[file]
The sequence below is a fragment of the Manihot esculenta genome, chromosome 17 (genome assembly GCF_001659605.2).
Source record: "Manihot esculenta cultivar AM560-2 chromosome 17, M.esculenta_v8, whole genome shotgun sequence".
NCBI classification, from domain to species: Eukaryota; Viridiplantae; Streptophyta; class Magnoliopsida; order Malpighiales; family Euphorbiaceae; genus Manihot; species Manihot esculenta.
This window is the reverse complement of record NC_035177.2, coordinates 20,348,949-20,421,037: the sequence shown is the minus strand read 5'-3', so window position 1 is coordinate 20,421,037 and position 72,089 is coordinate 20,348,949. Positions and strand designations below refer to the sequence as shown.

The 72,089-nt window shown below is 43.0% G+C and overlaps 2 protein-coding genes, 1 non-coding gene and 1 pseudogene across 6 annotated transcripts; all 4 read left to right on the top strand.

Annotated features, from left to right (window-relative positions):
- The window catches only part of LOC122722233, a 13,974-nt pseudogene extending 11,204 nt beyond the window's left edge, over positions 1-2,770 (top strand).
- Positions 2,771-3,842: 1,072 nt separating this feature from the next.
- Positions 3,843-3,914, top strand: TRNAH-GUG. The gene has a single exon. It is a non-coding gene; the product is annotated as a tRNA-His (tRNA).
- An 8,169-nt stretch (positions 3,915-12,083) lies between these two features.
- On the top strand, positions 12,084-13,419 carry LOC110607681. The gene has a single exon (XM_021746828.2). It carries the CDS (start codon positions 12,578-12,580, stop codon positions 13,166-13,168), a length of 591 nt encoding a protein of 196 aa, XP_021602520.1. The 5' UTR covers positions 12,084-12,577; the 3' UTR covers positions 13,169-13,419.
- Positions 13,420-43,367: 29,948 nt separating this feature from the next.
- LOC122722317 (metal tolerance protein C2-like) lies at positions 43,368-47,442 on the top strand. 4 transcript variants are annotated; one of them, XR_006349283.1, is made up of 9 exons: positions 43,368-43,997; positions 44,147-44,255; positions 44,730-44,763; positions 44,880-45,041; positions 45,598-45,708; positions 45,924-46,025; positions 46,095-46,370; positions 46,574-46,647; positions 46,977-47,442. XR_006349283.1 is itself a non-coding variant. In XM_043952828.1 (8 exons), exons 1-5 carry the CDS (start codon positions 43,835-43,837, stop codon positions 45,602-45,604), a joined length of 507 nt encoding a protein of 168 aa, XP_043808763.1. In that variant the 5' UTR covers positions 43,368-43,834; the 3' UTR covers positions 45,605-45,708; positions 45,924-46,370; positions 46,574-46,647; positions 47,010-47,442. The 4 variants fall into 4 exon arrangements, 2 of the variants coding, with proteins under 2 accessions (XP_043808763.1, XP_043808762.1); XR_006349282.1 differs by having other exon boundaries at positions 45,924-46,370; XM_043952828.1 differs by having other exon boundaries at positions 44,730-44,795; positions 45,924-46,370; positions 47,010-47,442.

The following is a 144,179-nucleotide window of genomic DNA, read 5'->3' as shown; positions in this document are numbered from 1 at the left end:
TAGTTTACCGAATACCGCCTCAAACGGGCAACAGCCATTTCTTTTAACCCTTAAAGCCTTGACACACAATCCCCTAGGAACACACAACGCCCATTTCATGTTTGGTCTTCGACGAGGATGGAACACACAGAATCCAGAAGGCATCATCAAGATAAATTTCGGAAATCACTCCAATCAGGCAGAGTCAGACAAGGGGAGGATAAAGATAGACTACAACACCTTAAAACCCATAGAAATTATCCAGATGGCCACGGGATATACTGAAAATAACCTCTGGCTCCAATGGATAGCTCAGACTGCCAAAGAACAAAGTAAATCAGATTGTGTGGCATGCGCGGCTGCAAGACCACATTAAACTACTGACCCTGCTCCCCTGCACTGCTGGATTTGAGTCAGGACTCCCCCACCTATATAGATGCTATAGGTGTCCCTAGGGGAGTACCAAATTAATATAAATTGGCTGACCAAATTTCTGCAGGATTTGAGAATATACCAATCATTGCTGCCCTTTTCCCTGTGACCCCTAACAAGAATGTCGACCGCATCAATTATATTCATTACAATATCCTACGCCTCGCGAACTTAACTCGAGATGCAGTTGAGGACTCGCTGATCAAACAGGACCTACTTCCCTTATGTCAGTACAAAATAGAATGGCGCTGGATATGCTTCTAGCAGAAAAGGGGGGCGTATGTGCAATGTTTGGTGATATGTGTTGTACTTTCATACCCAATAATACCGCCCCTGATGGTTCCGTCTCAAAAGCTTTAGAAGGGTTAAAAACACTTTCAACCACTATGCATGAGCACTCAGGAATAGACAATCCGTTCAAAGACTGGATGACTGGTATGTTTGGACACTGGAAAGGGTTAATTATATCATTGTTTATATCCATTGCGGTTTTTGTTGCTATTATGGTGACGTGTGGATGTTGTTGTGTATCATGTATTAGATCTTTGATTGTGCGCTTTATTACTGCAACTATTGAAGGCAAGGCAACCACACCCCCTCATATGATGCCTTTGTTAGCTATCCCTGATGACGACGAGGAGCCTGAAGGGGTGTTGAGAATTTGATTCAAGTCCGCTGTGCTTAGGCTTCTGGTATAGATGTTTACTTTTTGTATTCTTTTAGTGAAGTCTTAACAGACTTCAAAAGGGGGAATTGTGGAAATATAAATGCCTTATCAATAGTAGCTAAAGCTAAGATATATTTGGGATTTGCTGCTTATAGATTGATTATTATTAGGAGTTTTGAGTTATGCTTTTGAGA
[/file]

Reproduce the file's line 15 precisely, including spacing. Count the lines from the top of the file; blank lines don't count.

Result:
TAGTTTACCGAATACCGCCTCAAACGGGCAACAGCCATTTCTTTTAACCCTTAAAGCCTTGACACACAATCCCCTAGGAACACACAACGCCCATTTCATGTTTGGTCTTCGACGAGGATGGAACACACAGAATCCAGAAGGCATCATCAAGATAAATTTCGGAAATCACTCCAATCAGGCAGAGTCAGACAAGGGGAGGATAAAGATAGACTACAACACCTTAAAACCCATAGAAATTATCCAGATGGCCACGGGATATACTGAAAATAACCTCTGGCTCCAATGGATAGCTCAGACTGCCAAAGAACAAAGTAAATCAGATTGTGTGGCATGCGCGGCTGCAAGACCACATTAAACTACTGACCCTGCTCCCCTGCACTGCTGGATTTGAGTCAGGACTCCCCCACCTATATAGATGCTATAGGTGTCCCTAGGGGAGTACCAAATTAATATAAATTGGCTGACCAAATTTCTGCAGGATTTGAGAATATACCAATCATTGCTGCCCTTTTCCCTGTGACCCCTAACAAGAATGTCGACCGCATCAATTATATTCATTACAATATCCTACGCCTCGCGAACTTAACTCGAGATGCAGTTGAGGACTCGCTGATCAAACAGGACCTACTTCCCTTATGTCAGTACAAAATAGAATGGCGCTGGATATGCTTCTAGCAGAAAAGGGGGGCGTATGTGCAATGTTTGGTGATATGTGTTGTACTTTCATACCCAATAATACCGCCCCTGATGGTTCCGTCTCAAAAGCTTTAGAAGGGTTAAAAACACTTTCAACCACTATGCATGAGCACTCAGGAATAGACAATCCGTTCAAAGACTGGATGACTGGTATGTTTGGACACTGGAAAGGGTTAATTATATCATTGTTTATATCCATTGCGGTTTTTGTTGCTATTATGGTGACGTGTGGATGTTGTTGTGTATCATGTATTAGATCTTTGATTGTGCGCTTTATTACTGCAACTATTGAAGGCAAGGCAACCACACCCCCTCATATGATGCCTTTGTTAGCTATCCCTGATGACGACGAGGAGCCTGAAGGGGTGTTGAGAATTTGATTCAAGTCCGCTGTGCTTAGGCTTCTGGTATAGATGTTTACTTTTTGTATTCTTTTAGTGAAGTCTTAACAGACTTCAAAAGGGGGAATTGTGGAAATATAAATGCCTTATCAATAGTAGCTAAAGCTAAGATATATTTGGGATTTGCTGCTTATAGATTGATTATTATTAGGAGTTTTGAGTTATGCTTTTGAGA